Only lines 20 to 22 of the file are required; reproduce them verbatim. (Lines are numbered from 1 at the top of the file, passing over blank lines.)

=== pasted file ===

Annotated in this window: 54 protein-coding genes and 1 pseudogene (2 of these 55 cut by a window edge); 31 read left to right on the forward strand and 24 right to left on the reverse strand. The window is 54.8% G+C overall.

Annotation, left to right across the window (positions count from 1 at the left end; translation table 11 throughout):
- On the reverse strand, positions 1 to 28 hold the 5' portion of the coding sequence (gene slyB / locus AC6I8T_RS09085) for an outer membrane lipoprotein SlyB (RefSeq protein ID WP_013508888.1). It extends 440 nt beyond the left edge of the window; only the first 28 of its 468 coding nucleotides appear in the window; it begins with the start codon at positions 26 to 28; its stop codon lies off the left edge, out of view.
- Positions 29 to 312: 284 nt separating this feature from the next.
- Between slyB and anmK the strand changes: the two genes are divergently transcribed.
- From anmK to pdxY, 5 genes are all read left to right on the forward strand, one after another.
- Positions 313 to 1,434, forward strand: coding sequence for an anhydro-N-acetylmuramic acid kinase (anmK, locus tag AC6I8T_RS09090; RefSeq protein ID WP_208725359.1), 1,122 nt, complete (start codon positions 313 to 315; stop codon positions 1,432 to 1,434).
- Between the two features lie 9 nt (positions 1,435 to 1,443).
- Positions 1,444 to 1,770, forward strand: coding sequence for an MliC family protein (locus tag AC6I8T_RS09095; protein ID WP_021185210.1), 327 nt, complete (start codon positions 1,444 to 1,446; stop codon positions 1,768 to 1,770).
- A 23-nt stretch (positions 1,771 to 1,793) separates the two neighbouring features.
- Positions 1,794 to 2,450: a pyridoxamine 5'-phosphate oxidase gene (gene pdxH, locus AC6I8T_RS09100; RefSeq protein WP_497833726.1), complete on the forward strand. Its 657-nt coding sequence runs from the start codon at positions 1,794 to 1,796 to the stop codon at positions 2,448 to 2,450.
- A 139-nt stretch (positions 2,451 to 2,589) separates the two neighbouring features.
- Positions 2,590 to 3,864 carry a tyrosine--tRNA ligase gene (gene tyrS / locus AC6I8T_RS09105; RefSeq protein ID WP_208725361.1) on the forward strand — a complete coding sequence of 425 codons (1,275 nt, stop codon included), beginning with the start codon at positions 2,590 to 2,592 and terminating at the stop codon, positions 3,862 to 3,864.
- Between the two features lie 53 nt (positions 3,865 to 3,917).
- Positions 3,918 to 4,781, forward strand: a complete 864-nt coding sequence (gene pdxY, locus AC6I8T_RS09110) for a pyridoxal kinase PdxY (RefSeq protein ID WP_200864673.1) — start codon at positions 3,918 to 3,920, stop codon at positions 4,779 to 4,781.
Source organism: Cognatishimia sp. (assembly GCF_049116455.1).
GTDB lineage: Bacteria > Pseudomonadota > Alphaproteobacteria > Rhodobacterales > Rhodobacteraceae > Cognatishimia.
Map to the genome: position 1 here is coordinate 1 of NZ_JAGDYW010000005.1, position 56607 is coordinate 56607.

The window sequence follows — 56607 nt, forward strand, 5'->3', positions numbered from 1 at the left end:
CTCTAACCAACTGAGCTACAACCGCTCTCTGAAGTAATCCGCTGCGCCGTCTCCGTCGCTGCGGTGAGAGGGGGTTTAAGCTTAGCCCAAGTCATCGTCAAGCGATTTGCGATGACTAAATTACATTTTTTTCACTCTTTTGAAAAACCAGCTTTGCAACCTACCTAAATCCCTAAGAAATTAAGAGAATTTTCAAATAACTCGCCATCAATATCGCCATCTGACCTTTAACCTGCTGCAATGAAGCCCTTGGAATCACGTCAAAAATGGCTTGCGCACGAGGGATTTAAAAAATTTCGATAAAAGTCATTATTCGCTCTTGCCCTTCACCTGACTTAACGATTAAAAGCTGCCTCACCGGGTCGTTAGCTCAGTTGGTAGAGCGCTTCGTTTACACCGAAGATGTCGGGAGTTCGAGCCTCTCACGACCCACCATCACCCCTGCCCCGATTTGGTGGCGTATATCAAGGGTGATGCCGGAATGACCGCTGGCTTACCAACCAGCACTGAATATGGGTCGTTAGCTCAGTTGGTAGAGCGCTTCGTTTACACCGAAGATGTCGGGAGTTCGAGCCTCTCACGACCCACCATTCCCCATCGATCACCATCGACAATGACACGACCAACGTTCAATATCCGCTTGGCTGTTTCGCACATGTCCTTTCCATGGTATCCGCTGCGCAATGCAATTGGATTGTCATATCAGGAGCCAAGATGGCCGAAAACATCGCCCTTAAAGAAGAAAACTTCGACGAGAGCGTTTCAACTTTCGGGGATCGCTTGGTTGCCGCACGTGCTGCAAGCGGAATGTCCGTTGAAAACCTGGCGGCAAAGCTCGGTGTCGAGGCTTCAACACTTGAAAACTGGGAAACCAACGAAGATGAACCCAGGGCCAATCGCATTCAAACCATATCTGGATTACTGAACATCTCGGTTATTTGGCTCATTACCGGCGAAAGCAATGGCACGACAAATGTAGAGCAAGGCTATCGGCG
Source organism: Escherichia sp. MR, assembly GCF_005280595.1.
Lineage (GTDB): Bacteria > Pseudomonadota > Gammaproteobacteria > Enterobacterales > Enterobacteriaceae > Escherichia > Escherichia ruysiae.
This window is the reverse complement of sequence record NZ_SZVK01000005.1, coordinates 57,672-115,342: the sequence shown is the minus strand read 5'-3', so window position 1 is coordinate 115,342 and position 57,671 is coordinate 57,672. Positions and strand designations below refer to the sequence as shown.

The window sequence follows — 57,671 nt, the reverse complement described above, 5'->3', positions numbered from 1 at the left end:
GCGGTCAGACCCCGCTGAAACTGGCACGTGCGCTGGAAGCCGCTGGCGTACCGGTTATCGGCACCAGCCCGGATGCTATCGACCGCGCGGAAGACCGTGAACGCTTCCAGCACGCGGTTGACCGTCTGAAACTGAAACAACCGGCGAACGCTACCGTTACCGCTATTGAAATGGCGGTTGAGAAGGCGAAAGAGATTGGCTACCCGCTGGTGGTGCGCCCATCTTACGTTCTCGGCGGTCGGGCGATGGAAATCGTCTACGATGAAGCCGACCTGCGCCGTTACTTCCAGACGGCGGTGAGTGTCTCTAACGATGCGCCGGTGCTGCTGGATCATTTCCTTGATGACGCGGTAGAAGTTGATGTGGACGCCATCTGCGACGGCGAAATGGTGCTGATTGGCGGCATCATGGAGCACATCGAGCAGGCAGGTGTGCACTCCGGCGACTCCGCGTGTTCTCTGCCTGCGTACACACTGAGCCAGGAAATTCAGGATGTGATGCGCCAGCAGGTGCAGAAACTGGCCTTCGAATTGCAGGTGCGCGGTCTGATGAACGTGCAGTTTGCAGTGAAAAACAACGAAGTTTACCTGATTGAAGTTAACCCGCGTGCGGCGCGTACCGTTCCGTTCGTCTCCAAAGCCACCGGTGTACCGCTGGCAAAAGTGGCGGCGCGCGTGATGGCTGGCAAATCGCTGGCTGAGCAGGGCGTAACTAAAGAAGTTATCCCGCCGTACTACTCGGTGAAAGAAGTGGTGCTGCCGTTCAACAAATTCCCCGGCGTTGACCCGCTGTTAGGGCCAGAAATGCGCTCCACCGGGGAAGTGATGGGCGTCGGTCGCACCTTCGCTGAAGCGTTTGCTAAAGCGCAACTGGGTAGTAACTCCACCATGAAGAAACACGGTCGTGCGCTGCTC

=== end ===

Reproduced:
CTCTAACCAACTGAGCTACAACCGCTCTCTGAAGTAATCCGCTGCGCCGTCTCCGTCGCTGCGGTGAGAGGGGGTTTAAGCTTAGCCCAAGTCATCGTCAAGCGATTTGCGATGACTAAATTACATTTTTTTCACTCTTTTGAAAAACCAGCTTTGCAACCTACCTAAATCCCTAAGAAATTAAGAGAATTTTCAAATAACTCGCCATCAATATCGCCATCTGACCTTTAACCTGCTGCAATGAAGCCCTTGGAATCACGTCAAAAATGGCTTGCGCACGAGGGATTTAAAAAATTTCGATAAAAGTCATTATTCGCTCTTGCCCTTCACCTGACTTAACGATTAAAAGCTGCCTCACCGGGTCGTTAGCTCAGTTGGTAGAGCGCTTCGTTTACACCGAAGATGTCGGGAGTTCGAGCCTCTCACGACCCACCATCACCCCTGCCCCGATTTGGTGGCGTATATCAAGGGTGATGCCGGAATGACCGCTGGCTTACCAACCAGCACTGAATATGGGTCGTTAGCTCAGTTGGTAGAGCGCTTCGTTTACACCGAAGATGTCGGGAGTTCGAGCCTCTCACGACCCACCATTCCCCATCGATCACCATCGACAATGACACGACCAACGTTCAATATCCGCTTGGCTGTTTCGCACATGTCCTTTCCATGGTATCCGCTGCGCAATGCAATTGGATTGTCATATCAGGAGCCAAGATGGCCGAAAACATCGCCCTTAAAGAAGAAAACTTCGACGAGAGCGTTTCAACTTTCGGGGATCGCTTGGTTGCCGCACGTGCTGCAAGCGGAATGTCCGTTGAAAACCTGGCGGCAAAGCTCGGTGTCGAGGCTTCAACACTTGAAAACTGGGAAACCAACGAAGATGAACCCAGGGCCAATCGCATTCAAACCATATCTGGATTACTGAACATCTCGGTTATTTGGCTCATTACCGGCGAAAGCAATGGCACGACAAATGTAGAGCAAGGCTATCGGCG
Source organism: Escherichia sp. MR, assembly GCF_005280595.1.
Lineage (GTDB): Bacteria > Pseudomonadota > Gammaproteobacteria > Enterobacterales > Enterobacteriaceae > Escherichia > Escherichia ruysiae.